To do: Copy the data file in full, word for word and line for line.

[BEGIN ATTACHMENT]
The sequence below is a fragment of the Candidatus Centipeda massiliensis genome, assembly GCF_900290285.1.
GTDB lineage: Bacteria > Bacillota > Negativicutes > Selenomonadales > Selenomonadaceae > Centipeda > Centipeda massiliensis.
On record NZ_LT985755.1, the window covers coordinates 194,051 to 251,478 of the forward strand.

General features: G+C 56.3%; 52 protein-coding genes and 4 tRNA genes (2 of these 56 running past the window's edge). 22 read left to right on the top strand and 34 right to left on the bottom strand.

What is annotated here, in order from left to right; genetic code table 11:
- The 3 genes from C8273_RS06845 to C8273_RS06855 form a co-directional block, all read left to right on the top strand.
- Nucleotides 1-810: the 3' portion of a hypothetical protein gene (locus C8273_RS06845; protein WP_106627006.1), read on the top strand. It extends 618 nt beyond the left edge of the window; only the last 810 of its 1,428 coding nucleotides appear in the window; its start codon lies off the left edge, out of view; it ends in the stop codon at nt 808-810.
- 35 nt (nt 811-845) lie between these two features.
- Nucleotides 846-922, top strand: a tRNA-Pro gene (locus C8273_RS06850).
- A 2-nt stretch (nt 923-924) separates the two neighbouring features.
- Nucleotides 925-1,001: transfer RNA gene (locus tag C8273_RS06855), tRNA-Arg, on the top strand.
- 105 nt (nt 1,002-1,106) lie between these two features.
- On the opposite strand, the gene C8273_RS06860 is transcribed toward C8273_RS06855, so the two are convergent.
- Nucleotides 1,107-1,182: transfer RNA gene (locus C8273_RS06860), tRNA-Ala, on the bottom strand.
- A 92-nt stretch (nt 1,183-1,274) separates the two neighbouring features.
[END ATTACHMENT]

The sequence below is a fragment of the Candidatus Centipeda massiliensis genome, assembly GCF_900290285.1.
GTDB lineage: Bacteria > Bacillota > Negativicutes > Selenomonadales > Selenomonadaceae > Centipeda > Centipeda massiliensis.
On record NZ_LT985755.1, the window covers coordinates 194,051 to 251,478 of the forward strand.

General features: G+C 56.3%; 52 protein-coding genes and 4 tRNA genes (2 of these 56 running past the window's edge). 22 read left to right on the top strand and 34 right to left on the bottom strand.

What is annotated here, in order from left to right; genetic code table 11:
- The 3 genes from C8273_RS06845 to C8273_RS06855 form a co-directional block, all read left to right on the top strand.
- Nucleotides 1-810: the 3' portion of a hypothetical protein gene (locus C8273_RS06845; protein WP_106627006.1), read on the top strand. It extends 618 nt beyond the left edge of the window; only the last 810 of its 1,428 coding nucleotides appear in the window; its start codon lies off the left edge, out of view; it ends in the stop codon at nt 808-810.
- 35 nt (nt 811-845) lie between these two features.
- Nucleotides 846-922, top strand: a tRNA-Pro gene (locus C8273_RS06850).
- A 2-nt stretch (nt 923-924) separates the two neighbouring features.
- Nucleotides 925-1,001: transfer RNA gene (locus tag C8273_RS06855), tRNA-Arg, on the top strand.
- 105 nt (nt 1,002-1,106) lie between these two features.
- On the opposite strand, the gene C8273_RS06860 is transcribed toward C8273_RS06855, so the two are convergent.
- Nucleotides 1,107-1,182: transfer RNA gene (locus C8273_RS06860), tRNA-Ala, on the bottom strand.
- A 92-nt stretch (nt 1,183-1,274) separates the two neighbouring features.